As for Ortiz's motion to exclude the seized cash, the Court determined that the money was admissible as intrinsic evidence of the crime charged. The Court concluded that those funds were evidence of the charged conspiracy given the tally sheet, Ortiz's statement to Rodriguez that the truck had been seized and he needed to lay low, and Ortiz's decision not to supply cocaine for a time.


At trial, Agents Gimbel and Pedrini testified to what they had seen on the lost recordings. Pedrini testified as to the content of the January 28 recording for which he did not write the DEA-6 report, and Gimbel did likewise with regard to the February 3 and 10 recordings. Ortiz lodged a continuing objection to this testimony on the basis that it ran afoul of the District Court's pretrial ruling that limited the agents to testifying about the days for which they wrote a DEA-6 report. App. 775–76, 778–79. The Court overruled the objection, stating that its prior ruling did not preclude the agents from testifying as to their personal observations even absent a report. App. 779–82. The Court explained that its pretrial ruling merely held the agents could not testify to the occurrences of a specific day if they had no independent recollection of the relevant events and had not personally written the report for that day. See App. 780. The jury convicted Ortiz on seven counts.


Following his conviction, Ortiz faced a recommended sentence of life imprisonment under the United States Sentencing Guidelines (USSG). Ortiz sought a downward variance, claiming his diminished life expectancy would render any term of imprisonment greater than 25 years essentially a life sentence. The Court explicitly denied his request stating: “I'm also denying the motion [for a variance] based on your diminished life expectancy based on Type II diabetes.” App. 2025. Nevertheless, the Court imposed a below-Guidelines sentence after finding that a life sentence would be “excessive” and that 30 years was proper and “a lot less than a life sentence.” App. 2026.

II 1

On appeal, Ortiz challenges the admission of testimony as to the content of the lost recordings, the admission of the just over $2 million as intrinsic evidence of the conspiracy, and the Court's sentence. We address each argument in turn.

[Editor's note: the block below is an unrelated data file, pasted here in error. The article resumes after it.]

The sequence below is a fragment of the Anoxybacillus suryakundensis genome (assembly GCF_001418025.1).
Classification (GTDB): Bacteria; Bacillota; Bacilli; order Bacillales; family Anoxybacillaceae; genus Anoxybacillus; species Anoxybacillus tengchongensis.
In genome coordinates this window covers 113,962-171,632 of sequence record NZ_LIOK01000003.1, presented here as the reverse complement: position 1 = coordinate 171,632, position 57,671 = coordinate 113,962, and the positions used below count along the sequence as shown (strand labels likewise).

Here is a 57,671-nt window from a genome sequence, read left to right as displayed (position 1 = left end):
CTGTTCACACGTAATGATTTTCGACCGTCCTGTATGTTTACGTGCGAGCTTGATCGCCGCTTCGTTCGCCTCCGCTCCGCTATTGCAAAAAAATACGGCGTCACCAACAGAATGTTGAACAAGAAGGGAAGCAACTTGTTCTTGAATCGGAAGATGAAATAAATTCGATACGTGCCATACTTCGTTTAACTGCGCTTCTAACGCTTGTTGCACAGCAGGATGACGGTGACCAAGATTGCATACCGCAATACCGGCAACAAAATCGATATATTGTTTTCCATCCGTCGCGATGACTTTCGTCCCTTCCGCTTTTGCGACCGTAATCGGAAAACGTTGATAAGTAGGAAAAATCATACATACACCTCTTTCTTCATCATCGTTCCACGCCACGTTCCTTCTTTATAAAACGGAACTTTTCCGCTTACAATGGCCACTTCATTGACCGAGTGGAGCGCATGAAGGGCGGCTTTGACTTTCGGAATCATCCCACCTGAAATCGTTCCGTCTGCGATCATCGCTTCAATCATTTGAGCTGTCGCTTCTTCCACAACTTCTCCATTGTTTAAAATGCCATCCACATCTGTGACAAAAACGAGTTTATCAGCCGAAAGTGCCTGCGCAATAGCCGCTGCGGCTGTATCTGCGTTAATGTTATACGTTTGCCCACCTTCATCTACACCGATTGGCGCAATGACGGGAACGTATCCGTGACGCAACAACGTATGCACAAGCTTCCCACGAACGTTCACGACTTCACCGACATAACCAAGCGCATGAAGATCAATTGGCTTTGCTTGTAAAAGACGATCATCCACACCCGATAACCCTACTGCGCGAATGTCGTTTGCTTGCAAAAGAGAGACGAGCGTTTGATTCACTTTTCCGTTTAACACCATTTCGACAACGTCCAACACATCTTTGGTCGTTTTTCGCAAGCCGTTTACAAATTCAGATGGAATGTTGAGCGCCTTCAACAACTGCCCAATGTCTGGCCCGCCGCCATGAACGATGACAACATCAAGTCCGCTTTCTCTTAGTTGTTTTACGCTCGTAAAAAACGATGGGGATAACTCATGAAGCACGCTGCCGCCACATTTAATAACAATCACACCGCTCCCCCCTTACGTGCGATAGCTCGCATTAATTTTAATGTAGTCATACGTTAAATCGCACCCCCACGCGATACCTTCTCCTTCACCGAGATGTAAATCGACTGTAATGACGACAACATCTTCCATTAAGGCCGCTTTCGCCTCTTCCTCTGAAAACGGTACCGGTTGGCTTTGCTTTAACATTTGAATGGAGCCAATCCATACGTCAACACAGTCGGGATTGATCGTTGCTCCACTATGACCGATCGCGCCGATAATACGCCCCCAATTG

Ortiz first claims the District Court's decision to permit Agents Gimbel and Pedrini to testify about what they saw on the lost recordings violated Rule 403 of the Federal Rules of Evidence. Because the District Court's decision to admit the evidence was not “arbitrary, fanciful, or clearly unreasonable,” United States v. Green, 617 F.3d 233, 239 (3d Cir. 2010) (quoting United States v. Starnes, 583 F.3d 196, 214 (3d Cir. 2009)), we disagree.

The agents' testimony was admissible secondary evidence, see Fed. R. Evid. 1004 & advisory committee's note to 1972 proposed rules, and had significant probative value. As Ortiz notes, the testimony placed him and/or his vehicle at the Rodriguez garage. Accordingly, it was admissible because it supported the notion that Ortiz was involved in the Rodriguez drug conspiracy.

Ortiz nevertheless argues that the agents' testimony lacked probative value because it was infected by hearsay. The District Court recognized that the agents' “reports incorporat[ed] information from other law enforcement agents,” and for that reason restricted the agents' testimony to “only what each [had] personally observed.” App. 8. Contrary to Ortiz's assertions, this restriction was not lifted at trial, even when the District Court clarified its pretrial ruling and allowed the agents to testify to their personal recollections of the lost recordings for days in which they had not written a report. Nothing in the Court's clarification permitted the agents to convey hearsay to the jury or rely on the reports of other agents instead of their own personal observations—a fact the Court explicitly noted when addressing this challenge during trial. See App. 781 (raising concerns about agents testifying to “the observations or comments of others” and finding the Government's response that the agents would testify only to their “personal observations” sufficient). Because the Court directly addressed the potential for hearsay, nothing in the Court's rulings permitted hearsay, and Ortiz could have ferreted out any potential hearsay on cross-examination but can point to no such statement, we reject his argument that hearsay infected the agents' testimony.2